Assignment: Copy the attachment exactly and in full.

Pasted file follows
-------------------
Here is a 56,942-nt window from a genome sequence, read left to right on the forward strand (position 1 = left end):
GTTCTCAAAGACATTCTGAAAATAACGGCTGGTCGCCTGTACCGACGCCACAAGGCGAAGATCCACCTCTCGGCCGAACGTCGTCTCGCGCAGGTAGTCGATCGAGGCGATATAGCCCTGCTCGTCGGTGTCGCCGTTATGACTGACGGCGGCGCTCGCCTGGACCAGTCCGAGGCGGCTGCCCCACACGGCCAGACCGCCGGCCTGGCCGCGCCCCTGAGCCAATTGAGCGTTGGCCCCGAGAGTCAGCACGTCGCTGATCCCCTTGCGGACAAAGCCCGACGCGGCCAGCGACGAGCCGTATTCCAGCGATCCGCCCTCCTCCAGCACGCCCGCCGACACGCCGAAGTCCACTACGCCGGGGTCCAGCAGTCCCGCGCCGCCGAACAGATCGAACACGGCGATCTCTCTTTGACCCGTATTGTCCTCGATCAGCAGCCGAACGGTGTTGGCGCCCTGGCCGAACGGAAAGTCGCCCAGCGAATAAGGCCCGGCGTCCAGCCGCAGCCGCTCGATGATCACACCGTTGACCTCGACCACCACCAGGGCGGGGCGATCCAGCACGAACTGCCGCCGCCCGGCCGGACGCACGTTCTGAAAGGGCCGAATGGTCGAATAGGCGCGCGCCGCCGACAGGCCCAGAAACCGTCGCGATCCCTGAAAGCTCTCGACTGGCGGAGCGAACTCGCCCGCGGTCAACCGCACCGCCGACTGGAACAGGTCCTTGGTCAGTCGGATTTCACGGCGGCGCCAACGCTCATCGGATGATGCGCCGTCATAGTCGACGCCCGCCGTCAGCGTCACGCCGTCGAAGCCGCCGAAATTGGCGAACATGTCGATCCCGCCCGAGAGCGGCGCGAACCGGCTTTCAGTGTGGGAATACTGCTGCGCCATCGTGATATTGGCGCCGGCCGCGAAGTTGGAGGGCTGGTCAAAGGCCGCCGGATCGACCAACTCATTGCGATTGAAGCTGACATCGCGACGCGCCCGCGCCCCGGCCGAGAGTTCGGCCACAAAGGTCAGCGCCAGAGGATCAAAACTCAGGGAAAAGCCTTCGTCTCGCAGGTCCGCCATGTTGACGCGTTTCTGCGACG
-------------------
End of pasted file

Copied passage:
Here is a 56,942-nt window from a genome sequence, read left to right on the forward strand (position 1 = left end):
GTTCTCAAAGACATTCTGAAAATAACGGCTGGTCGCCTGTACCGACGCCACAAGGCGAAGATCCACCTCTCGGCCGAACGTCGTCTCGCGCAGGTAGTCGATCGAGGCGATATAGCCCTGCTCGTCGGTGTCGCCGTTATGACTGACGGCGGCGCTCGCCTGGACCAGTCCGAGGCGGCTGCCCCACACGGCCAGACCGCCGGCCTGGCCGCGCCCCTGAGCCAATTGAGCGTTGGCCCCGAGAGTCAGCACGTCGCTGATCCCCTTGCGGACAAAGCCCGACGCGGCCAGCGACGAGCCGTATTCCAGCGATCCGCCCTCCTCCAGCACGCCCGCCGACACGCCGAAGTCCACTACGCCGGGGTCCAGCAGTCCCGCGCCGCCGAACAGATCGAACACGGCGATCTCTCTTTGACCCGTATTGTCCTCGATCAGCAGCCGAACGGTGTTGGCGCCCTGGCCGAACGGAAAGTCGCCCAGCGAATAAGGCCCGGCGTCCAGCCGCAGCCGCTCGATGATCACACCGTTGACCTCGACCACCACCAGGGCGGGGCGATCCAGCACGAACTGCCGCCGCCCGGCCGGACGCACGTTCTGAAAGGGCCGAATGGTCGAATAGGCGCGCGCCGCCGACAGGCCCAGAAACCGTCGCGATCCCTGAAAGCTCTCGACTGGCGGAGCGAACTCGCCCGCGGTCAACCGCACCGCCGACTGGAACAGGTCCTTGGTCAGTCGGATTTCACGGCGGCGCCAACGCTCATCGGATGATGCGCCGTCATAGTCGACGCCCGCCGTCAGCGTCACGCCGTCGAAGCCGCCGAAATTGGCGAACATGTCGATCCCGCCCGAGAGCGGCGCGAACCGGCTTTCAGTGTGGGAATACTGCTGCGCCATCGTGATATTGGCGCCGGCCGCGAAGTTGGAGGGCTGGTCAAAGGCCGCCGGATCGACCAACTCATTGCGATTGAAGCTGACATCGCGACGCGCCCGCGCCCCGGCCGAGAGTTCGGCCACAAAGGTCAGCGCCAGAGGATCAAAACTCAGGGAAAAGCCTTCGTCTCGCAGGTCCGCCATGTTGACGCGTTTCTGCGACG